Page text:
Snail Mail gets an upgrade.
Today is about stealing.
Jeff Goings will tell you today that the 6th habit of great writers is their propensity to steal. I agree. They (we) don’t always realize they (we) do it, but at least a bit is stolen.
We all have hidden influencers, as much as we have recognized models we admire or even imitate.
Theft is even more true in terms of creativity, but for an entirely different reason. An important reason.
The brilliant thinkers of the ancient world told of the Muses. The daughters of the gods gave mortals inspiration. Creativity was borrowed. Co-opted. It was not a product of spontaneous generation. It neither started nor ended with a human. Genius wasn’t characteristic of a person, but of an influence.
There is but one true source for creation and creativity Theos …deity.
In Christianity, a monotheist Source.
It’s all a heist, my friends. A beautiful heist. The more personal of twist we put on the process and delivery the less it’s identifiable as stealing.
Now, it’s your turn:
Do you agree?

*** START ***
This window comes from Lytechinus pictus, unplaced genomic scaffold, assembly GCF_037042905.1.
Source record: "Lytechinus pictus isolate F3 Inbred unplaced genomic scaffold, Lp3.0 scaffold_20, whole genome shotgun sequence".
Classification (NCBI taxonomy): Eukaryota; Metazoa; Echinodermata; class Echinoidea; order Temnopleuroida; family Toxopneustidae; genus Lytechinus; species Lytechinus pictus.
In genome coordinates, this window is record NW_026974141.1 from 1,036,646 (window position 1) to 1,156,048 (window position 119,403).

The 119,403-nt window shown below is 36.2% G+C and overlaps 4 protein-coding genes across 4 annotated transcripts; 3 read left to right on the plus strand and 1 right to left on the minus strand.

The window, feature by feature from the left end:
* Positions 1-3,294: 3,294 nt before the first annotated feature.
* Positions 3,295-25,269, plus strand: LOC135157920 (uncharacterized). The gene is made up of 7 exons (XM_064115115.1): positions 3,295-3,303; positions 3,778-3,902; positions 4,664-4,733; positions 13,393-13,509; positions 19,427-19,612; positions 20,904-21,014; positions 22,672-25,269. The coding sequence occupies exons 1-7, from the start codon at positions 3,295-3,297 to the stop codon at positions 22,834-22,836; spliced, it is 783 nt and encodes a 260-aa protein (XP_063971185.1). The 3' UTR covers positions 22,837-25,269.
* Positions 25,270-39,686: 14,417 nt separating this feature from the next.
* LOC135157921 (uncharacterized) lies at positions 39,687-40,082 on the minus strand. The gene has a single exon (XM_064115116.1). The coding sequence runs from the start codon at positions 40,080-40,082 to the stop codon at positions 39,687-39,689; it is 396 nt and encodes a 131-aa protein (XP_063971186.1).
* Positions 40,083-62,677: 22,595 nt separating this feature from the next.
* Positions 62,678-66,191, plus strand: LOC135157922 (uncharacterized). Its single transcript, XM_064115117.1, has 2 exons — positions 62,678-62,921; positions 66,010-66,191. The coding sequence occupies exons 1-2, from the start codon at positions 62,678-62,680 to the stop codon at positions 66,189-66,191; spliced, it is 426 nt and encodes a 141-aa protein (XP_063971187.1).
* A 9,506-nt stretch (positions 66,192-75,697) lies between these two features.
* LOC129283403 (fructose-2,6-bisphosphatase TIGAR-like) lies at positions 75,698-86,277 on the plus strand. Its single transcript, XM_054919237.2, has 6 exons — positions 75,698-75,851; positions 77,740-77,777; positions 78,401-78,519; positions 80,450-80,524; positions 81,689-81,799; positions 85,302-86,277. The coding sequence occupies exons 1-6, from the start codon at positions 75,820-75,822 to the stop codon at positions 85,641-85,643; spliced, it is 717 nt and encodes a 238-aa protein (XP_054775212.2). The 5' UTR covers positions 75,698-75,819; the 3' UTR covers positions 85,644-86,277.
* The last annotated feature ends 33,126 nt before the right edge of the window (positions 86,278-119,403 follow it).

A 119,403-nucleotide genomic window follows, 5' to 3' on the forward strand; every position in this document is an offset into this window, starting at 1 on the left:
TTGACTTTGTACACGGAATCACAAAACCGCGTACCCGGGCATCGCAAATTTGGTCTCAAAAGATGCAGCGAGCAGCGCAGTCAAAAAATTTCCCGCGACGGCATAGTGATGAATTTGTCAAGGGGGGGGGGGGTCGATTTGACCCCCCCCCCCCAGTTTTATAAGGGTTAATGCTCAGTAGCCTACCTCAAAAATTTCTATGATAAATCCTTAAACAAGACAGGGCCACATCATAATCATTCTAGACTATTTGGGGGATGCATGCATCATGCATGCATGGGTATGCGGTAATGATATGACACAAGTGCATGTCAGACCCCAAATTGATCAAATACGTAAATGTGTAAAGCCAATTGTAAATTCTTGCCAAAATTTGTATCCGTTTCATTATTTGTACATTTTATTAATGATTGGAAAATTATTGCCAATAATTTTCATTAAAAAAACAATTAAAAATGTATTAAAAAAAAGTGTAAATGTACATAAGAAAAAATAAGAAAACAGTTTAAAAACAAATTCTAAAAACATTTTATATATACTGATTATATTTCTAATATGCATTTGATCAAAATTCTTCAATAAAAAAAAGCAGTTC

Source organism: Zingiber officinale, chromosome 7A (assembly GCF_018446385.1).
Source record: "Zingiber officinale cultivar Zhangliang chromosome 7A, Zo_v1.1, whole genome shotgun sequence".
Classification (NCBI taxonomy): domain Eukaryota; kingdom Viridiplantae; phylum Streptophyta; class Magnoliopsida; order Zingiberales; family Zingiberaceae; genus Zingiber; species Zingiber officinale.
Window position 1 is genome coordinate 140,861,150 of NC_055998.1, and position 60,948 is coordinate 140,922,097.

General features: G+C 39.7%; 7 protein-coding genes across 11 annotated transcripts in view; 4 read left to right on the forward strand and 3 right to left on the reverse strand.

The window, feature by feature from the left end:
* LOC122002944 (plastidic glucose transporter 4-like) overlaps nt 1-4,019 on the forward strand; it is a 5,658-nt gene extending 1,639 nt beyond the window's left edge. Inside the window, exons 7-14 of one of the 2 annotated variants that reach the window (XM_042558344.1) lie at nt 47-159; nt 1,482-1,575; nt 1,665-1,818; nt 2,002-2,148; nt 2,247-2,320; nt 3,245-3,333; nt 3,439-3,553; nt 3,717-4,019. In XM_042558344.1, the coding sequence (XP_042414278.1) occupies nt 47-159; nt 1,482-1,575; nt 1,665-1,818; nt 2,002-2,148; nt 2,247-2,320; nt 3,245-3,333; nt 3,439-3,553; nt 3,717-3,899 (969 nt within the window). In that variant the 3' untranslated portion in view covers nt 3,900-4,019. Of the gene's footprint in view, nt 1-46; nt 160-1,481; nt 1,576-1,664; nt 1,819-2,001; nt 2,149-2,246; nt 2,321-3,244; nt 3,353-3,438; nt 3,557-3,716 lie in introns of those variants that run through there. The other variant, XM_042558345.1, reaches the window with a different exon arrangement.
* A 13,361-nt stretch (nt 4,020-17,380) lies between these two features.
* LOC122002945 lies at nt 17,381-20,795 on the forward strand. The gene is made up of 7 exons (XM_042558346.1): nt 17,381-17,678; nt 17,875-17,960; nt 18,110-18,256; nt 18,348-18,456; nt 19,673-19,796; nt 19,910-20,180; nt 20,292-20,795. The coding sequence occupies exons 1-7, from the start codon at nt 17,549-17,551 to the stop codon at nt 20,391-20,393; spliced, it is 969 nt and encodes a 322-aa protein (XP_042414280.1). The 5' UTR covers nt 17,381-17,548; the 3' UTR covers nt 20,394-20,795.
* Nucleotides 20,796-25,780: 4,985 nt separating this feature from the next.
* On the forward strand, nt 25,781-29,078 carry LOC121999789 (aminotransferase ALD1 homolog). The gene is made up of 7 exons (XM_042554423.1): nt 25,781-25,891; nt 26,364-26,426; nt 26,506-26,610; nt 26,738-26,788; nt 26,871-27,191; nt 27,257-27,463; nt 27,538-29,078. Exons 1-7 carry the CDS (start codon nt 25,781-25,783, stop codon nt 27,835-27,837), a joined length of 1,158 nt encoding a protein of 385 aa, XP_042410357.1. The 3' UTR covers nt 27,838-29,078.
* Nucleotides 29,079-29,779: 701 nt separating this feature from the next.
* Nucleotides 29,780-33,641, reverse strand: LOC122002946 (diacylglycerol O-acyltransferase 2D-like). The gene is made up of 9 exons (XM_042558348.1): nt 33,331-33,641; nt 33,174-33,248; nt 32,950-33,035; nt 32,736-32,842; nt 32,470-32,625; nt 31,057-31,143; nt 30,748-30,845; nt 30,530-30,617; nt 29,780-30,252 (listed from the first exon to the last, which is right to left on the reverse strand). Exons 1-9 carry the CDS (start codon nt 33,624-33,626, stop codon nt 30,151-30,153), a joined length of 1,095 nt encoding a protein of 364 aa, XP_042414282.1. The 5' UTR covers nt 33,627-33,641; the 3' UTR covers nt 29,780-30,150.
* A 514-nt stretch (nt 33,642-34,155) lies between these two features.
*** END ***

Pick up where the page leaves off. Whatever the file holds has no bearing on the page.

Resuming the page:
Who or what have been your biggest influencers?
And what are some of your possible hidden influencers?
We’ll soon be making a trip to Chadds Ford, PA, the homestead of artist Andrew Wyeth–great American treasure, and recently deceased. The Brandywine Conservancy features a museum, and several home tours, gardens, artistic exhibitions, and events.
The ability to create, not out of necessity, (as in a nest, den, or hive) but out of desire, touches on the spiritual side of humanity. It is a portal into the “unreasonable” parts of us–the beautiful mysterious.
For those of us who are creative or artistic, or even for those who can at least appreciate those ventures, there is something that lures us about creative pursuits. They are life-giving, both in the pursuit of them, and in the joys of the new experiences, and successes. It seems expressions of creativity point off the map to an even more solid Reality that transcends time and space, and envelops every culture in its realness.
A completely rational, sensible person would tell you there is no need for art perhaps. That it is a waste of time, effort, or money. Though, in a sense, there really is not enough reason for beauty qua beauty, yet, we see how much so many do care about it, at least in some form. (Film, fine art, sculptor, design, etc.) See how much it moves us, and speaks to us, in language of its own, like nothing else can.
In every way in which we try to be creators we participate in something spiritual.
A question for you:
What have been your most life-giving creative pursuits?